62. Kerr NC, Arnold RW. Vision screening for children: current trends, technology, and legislative issues. Curr Opin Ophthalmol 2004;15:454-9.
    63. Arnold RW, Donahue SP. Compared value of amblyopia detection. Binocul Vis Strabismus Q 2006;21:78.
    64. Kvarnstrom G, Jakobsson P, Lennerstrand G, Dahlgaard J. Preventable vision loss in children: a public health concern? Am Orthopt J 2006;56:3-6.
    65. Joish VN, Malone DC, Miller JM. A cost-benefit analysis of vision screening methods for preschoolers and school-age children. J AAPOS 2003;7:283-90.
    66. Kvarnstrom G, Jakobsson P, Lennerstrand G. Screening for visual and ocular disorders in children, evaluation of the system in Sweden. Acta Paediatr 1998;87:1173-9.
    67. Morrison AS. Screening. In: Rothman KJ, Greenland S, eds. Modern Epidemiology, 2nd ed. Philadelphia, PA: Lippincott-Raven Publishers; 1998:510.
    68. American Academy of Pediatrics Committee on Practice and Ambulatory Medicine and Section on Ophthalmology, American Association of Certified Orthoptists, American Association for Pediatric Ophthalmology and Strabismus, and American Academy of Ophthalmology. Eye examination in infants, children, and young adults by pediatricians. Pediatrics 2003;111:902-7. Available at: http://pediatrics.aappublications.org/content/111/4/902.full. Accessed October 23, 2012.
    69. 69.     American Association for Pediatric Ophthalmology and Strabismus and American Academy of Ophthalmology. Joint Policy Statement. Vision Screening for Infants and Children. San Francisco, CA: American Academy of Ophthalmology; 2007. Available at: http://one.aao.org/CE/PracticeGuidelines/ClinicalStatements.aspx. Accessed October 23, 2012
    70. U.S. Preventive Services Task Force. Recommendation Statement. Vision Screening for Children 1 to 5 Years of Age. Rockville, MD: U.S. Preventive Services Task Force; January 2011. AHRQ Publication No. 11-05151-EF-2. Available at: www.uspreventiveservicestaskforce.org/uspstf11/vischildren/vischildrs.htm. Accessed October 25, 2011.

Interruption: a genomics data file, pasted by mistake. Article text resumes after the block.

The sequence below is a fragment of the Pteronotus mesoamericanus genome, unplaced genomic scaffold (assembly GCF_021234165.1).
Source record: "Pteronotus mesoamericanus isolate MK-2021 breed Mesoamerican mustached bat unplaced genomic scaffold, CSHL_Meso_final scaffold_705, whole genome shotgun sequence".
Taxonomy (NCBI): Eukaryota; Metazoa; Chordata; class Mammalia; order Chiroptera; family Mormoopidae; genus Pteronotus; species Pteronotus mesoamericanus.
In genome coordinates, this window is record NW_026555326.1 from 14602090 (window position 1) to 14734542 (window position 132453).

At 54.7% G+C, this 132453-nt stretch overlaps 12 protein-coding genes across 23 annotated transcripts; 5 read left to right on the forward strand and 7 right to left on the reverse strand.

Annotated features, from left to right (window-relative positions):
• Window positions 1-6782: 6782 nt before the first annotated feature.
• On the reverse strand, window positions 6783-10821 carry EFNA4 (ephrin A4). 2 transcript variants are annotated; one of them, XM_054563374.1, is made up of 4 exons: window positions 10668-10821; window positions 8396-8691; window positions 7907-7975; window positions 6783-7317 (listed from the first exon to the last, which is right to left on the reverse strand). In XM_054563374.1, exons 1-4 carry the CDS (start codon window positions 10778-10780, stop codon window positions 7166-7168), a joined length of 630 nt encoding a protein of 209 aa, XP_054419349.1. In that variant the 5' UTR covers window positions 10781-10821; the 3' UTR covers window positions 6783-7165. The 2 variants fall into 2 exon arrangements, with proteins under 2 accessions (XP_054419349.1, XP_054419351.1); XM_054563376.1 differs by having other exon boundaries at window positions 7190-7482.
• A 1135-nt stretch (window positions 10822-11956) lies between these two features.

71. U.S. Preventive Services Task Force. Vision screening for children 1 to 5 years of age: U.S. Preventive Services Task Force Recommendation statement. Pediatrics 2011;127:340-6.
    72. Powell C, Hatt SR. Vision screening for amblyopia in childhood. Cochrane Database of Syst Rev 2009, Issue 3. Art. No.: CD005020. DOI: 10.1002/14651858.CD005020.pub3.
    73. Donahue SP, Ruben JB. US Preventive Services Task Force vision screening recommendations. Pediatrics 2011;127:569-70.
    74. Couser NL, Esmail FQ, Hutchinson AK. Vision screening in the pediatrician's office. Open Journal of Ophthalmology 2012;2:9-13.
    75. Schmucker C, Grosselfinger R, Riemsma R, et al. Effectiveness of screening preschool children for amblyopia: a systematic review. BMC Ophthalmol 2009;9:3.
    76. Carlton J, Karnon J, Czoski-Murray C, et al. The clinical effectiveness and cost-effectiveness of screening programmes for amblyopia and strabismus in children up to the age of 4-5 years: a systematic review and economic evaluation. Health Technol Assess 2008;12:iii, xi-194.
    77. Vision in Preschoolers Study Group. Comparison of preschool vision screening tests as administered by licensed eye care professionals in the Vision In Preschoolers Study. Ophthalmology 2004;111:637-50.
    78. Pediatric Eye Disease Investigator Group. A randomized trial to evaluate 2 hours of daily patching for strabismic and anisometropic amblyopia in children. Ophthalmology 2006;113:904-12.
    79. Chia EM, Mitchell P, Rochtchina E, et al. Unilateral visual impairment and health related quality of life: the Blue Mountains Eye Study. Br J Ophthalmol 2003;87:392-5.
    80. Multi-ethnic Pediatric Eye Disease Study Group. General health-related quality of life in preschool children with strabismus or amblyopia. Ophthalmology 2011;118:574-80.
    81. Eibschitz-Tsimhoni M, Friedman T, Naor J, et al. Early screening for amblyogenic risk factors lowers the prevalence and severity of amblyopia. J AAPOS 2000;4:194-9.
    82. Pediatric Eye Disease Investigator Group. A randomized trial of atropine vs patching for treatment of moderate amblyopia: follow-up at age 10 years. Arch Ophthalmol 2008;126:1039-44.
    83. American Academy of Ophthalmology Pediatric Ophthalmology/Strabismus Panel. Preferred Practice Pattern® Guidelines. Amblyopia. San Francisco, CA: American Academy of Ophthalmology; 2012. Available at: www.aao.org/ppp.
    84. Colburn JD, Morrison DG, Estes RL, et al. Longitudinal follow-up of hypermetropic children identified during preschool vision screening. J AAPOS 2010;14:211-5.